MOST people are used to a small range of bananas available in supermarkets that are perfectly shaped and are predictable in form and flavour.
But wild bananas can be quite different compared to their GMO ((genetically modified organisms) brethren in the supermarket.
The downside to living in the city is the fact that many people lose touch with their roots. Literal roots, like in vegetables and plants, as well as livestock and other produce that keep us fed and nourished.
According to the 2014 revision of the World Urbanization Prospects, released by the United Nations, 54% of the world’s population lives in urban areas. By 2050, a further 2.5 billion could be added to urban populations, which would account for 66% of the world’s population.
Food security is an ongoing issue for Singapore, which, despite its low fertility rate, has seen its population grow through managed immigration practices.
More people will require more food, and as the cost of living in Singapore continues to rise, imports may become increasingly expensive.
While most produce are imported into Singapore, there is a growing group of entrepreneurs who believes that vertical farming could serve an important role in feeding Singaporeans more economically.
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Dato’ Joel Low, co-founder and CEO of Agrivo, has been investing in high-tech farming methods. He grows a range of herbs and vegetables in a vertical farm in Singapore, and he believes enough of these facilities should keep Singapore’s plates full of greens.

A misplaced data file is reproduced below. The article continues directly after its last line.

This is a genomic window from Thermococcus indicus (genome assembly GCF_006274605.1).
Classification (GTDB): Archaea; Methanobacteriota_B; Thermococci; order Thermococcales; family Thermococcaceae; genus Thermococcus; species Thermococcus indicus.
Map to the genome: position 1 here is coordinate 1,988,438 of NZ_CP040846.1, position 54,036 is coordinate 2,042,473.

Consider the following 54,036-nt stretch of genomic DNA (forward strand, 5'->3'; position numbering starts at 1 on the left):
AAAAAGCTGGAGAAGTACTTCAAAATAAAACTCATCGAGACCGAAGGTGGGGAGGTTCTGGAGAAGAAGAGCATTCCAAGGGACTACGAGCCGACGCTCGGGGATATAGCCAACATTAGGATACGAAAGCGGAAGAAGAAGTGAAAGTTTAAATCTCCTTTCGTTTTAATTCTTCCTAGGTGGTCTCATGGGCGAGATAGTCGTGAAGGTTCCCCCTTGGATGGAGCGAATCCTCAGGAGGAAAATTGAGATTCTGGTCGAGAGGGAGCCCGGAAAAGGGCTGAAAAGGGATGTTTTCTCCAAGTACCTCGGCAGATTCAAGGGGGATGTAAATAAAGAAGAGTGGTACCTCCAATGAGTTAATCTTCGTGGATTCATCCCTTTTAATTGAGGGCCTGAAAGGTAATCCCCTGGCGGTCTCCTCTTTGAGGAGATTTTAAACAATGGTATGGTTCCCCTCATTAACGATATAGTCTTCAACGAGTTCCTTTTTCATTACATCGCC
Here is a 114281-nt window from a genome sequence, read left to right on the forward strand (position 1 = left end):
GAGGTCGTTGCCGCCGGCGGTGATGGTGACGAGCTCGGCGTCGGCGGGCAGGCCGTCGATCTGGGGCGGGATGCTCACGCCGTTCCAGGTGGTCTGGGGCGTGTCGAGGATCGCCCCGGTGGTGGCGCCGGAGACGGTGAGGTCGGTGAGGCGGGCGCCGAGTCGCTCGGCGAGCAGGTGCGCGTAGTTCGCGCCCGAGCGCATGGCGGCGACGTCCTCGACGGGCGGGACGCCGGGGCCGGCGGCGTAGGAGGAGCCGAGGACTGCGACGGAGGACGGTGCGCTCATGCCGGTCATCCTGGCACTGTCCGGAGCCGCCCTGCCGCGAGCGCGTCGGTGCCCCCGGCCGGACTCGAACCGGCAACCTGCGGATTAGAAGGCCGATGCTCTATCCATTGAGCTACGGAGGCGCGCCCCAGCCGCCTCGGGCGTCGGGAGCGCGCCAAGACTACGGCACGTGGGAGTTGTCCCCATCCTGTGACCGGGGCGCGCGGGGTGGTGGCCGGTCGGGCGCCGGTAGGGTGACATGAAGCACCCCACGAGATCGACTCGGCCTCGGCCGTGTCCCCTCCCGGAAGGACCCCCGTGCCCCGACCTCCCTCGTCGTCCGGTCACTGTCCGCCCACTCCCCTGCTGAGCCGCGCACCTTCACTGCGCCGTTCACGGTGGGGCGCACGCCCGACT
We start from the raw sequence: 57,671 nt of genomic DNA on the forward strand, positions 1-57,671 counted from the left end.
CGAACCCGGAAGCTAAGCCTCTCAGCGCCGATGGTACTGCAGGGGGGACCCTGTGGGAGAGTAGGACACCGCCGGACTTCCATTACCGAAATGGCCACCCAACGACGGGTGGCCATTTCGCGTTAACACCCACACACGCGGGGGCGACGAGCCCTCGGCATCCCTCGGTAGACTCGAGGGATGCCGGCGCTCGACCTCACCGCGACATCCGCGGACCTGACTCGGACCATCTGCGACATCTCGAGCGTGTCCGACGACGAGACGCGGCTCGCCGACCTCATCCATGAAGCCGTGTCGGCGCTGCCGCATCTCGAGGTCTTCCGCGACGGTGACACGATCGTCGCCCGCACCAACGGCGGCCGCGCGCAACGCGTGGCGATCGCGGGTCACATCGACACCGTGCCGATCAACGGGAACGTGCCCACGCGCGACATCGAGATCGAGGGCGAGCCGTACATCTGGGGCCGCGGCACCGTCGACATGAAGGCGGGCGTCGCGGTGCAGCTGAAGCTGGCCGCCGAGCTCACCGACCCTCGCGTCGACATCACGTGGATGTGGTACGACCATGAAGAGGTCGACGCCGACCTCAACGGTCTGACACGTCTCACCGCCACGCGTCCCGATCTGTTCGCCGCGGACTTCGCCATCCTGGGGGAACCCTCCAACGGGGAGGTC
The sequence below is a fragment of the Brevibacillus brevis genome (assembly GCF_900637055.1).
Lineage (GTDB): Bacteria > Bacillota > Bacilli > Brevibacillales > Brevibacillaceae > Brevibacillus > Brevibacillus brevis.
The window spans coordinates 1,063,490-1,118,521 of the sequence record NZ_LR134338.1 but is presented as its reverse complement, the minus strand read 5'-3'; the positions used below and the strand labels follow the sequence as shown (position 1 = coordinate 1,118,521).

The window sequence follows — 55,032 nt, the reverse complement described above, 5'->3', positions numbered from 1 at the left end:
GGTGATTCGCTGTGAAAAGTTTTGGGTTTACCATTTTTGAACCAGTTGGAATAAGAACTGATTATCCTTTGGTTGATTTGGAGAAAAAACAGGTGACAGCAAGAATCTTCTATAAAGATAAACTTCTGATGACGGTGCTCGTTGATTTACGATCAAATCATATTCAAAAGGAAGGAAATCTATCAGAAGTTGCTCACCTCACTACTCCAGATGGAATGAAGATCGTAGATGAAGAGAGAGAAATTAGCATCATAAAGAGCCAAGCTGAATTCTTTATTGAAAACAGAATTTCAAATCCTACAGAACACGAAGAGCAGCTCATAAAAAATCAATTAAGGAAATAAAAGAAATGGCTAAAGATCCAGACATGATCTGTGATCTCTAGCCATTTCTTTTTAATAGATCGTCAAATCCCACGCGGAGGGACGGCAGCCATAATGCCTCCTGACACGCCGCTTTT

While some may argue that GMO produce are man made, Low feels that the trade off is worth it.
“Would you rather have vegetables that look good but are full of pesticides or vegetables that may not have as much nutrients, but are free of chemicals?”
From a sommelier at a high-end restaurant in Singapore, Low found his interest in viticulture expanded to other land uses. And he found himself in Cambodia’s Kampot region, investing in the high-end pepper cultivated there.
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He talks about the Singapore brand opening doors for new opportunities. While in Kampot, he met with the Hainan Pepper Association, and is now its vice president.
He foresees more opportunities resulting from China’s Belt And Road initiative, and the ease with which goods and services can travel as a result.
But increasingly, he’s a firm believer that agriculture, will become an important part of Singapore’s business environment.